• So the trick is how to change that...

            …so they will just as readily say, “I’m working my ass off and not able to make it while the rich are taking my tax dollars”. There’s at least as much corporate welfare to go around as there is AFDC-style welfare.

            • You can't change that until the Democratic Party agrees .....

              ….to attack the system that has unfair protections and provisions for the rich. As I see it, the Democratic Party protects women from what they describe as a patriarchy. The Democratic Party protects minorities from what it describes as white racists. It protects the GLBTQ community from homophobes. Mind you, all noble pursuits and all rooted in some truths….but it picks one group and pits it against another, assuming uniformity in each group. That leaves out a lot of people and puts people in places they may not deserve.

              Some have said that I hate the rich. I do not. My mistake has been in using the term “the rich” when I should instead use “the system” (or the game or the rules…??). I will not make that mistake again.

              Democrats will have ample opportunities to attack the system, now that the poster child of the system and his family are running things for their benefit.

              If I were being sworn in as president next week, I would be expected to place my Fidelity and other accounts in a blind trust. It’s an amount far less then a million dollars, so no one would support me if I said that I could not do that as it would put an unfair financial burden on me. After all, the president’s salary is $400K a year, plus expenses and a comfortable (for most) retirement package. However, “the system” it appears is DIFFERENT for the rich as Trump is not held to the SAME standard as me. That’s unfair. That’s something that any American would disapprove of, the same ones that are now focused on the “welfare cheats”.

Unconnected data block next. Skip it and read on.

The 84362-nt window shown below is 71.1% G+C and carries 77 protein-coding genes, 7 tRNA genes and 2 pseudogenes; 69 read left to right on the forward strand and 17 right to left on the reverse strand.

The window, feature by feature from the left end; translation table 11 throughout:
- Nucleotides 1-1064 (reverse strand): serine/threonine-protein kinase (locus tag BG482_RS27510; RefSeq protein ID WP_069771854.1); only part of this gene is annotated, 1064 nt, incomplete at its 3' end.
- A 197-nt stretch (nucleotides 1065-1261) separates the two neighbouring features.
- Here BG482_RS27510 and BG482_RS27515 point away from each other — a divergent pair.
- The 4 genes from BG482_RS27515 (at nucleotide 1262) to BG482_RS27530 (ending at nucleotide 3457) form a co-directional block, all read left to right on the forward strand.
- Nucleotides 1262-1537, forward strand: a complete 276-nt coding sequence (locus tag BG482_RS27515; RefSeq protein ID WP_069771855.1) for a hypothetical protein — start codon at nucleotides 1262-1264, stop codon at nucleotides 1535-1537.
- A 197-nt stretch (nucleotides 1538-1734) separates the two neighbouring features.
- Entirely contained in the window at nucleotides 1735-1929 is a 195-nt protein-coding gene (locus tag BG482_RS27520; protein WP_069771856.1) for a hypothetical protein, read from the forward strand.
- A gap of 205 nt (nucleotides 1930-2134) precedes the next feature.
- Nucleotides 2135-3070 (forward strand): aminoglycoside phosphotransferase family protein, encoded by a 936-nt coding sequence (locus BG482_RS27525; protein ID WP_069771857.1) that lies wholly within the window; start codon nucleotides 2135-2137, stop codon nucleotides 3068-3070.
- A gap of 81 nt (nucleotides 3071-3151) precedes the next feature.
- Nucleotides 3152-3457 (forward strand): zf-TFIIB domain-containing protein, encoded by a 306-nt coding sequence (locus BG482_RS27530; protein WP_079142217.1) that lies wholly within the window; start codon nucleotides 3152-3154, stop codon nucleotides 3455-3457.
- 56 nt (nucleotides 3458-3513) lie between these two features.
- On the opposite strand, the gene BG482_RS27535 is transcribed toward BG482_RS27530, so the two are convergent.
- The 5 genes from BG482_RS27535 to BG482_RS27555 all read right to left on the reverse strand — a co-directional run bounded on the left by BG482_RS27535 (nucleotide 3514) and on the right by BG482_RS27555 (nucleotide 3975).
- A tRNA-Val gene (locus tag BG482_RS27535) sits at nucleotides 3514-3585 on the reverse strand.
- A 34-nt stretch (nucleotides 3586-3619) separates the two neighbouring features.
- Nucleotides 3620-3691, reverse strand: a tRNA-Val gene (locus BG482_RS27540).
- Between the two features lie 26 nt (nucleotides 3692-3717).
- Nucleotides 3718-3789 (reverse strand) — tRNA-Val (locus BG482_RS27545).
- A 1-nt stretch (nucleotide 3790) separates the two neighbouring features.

But are we, as Democrats willing to attack the system?

    • We have about a dozen folks in our department who are college graduates and earn an hourly wage (well above minimum wage). Most, if not all, of them did not vote for Trump. As you suggest it is probably a mix of things including the wage earned. I don’t think simple hourly vs. salary does it.

      • There is no "simple"

        I agree that it’s imperfect. The question is: is it more informative than dividing on college degree?

        • For example...

          …is this BA/BS only, excluding community college degrees?

          Does it exclude business owners in the trades without an academic BA/BS?

          And so on. It is trying to make a 4 year degree a synonym for smart, as opposed to too stoopid to vote for Hillary. I happen to be a professional without a BA/BS, but my government, administrative, and financial sector career is invalidated in this supposition.

          • Yip

            I really think it’s “trying” to get at those who we think have stable jobs versus those who we think don’t.

            But for me, at least with respect to economics, I see far more in common between the young college graduate driving Uber and the 46 year old part time maintenance worker. I don’t see anything in common between the 40 year old college graduate working a full time job and the 68 year old fully retired college graduate.

        • voting categories

          As you examine the results of the game (the election) and try to figure out how your team lost one area you have seemed to settle on has been college vs non college.
          For the college educated I would think it needs to be broken down into fields of study also. In an admittedly small sample I know, some Trump voters degrees (Finance, Criminal Justice, Business) and the Hillary voters (Education, Public Health). Any info how things break down this way?

  2. Universal messages resonate universally

    I don’t think we need a white male or noncollege educated strategy, I think we just need a simple and easy to understand message about lifting everyone up and making society fairer. That means more justice to the wealthy to pay their fair share and play by the same rules as everyone else. It means truly creating equality of opportunity through innovative policies.

    The status quo of stratification is unsustainable and a danger to our democracy, as President Obama eloquently argued in his speech. Fortress America as Trump proposes hasn’t worked in the past and won’t work tomorrow. Expanding the welfare state as Sanders proposes won’t work if it’s not also reimagined for a post-industrial context. Simply put, we need new policies and new ideas that can be widely understood.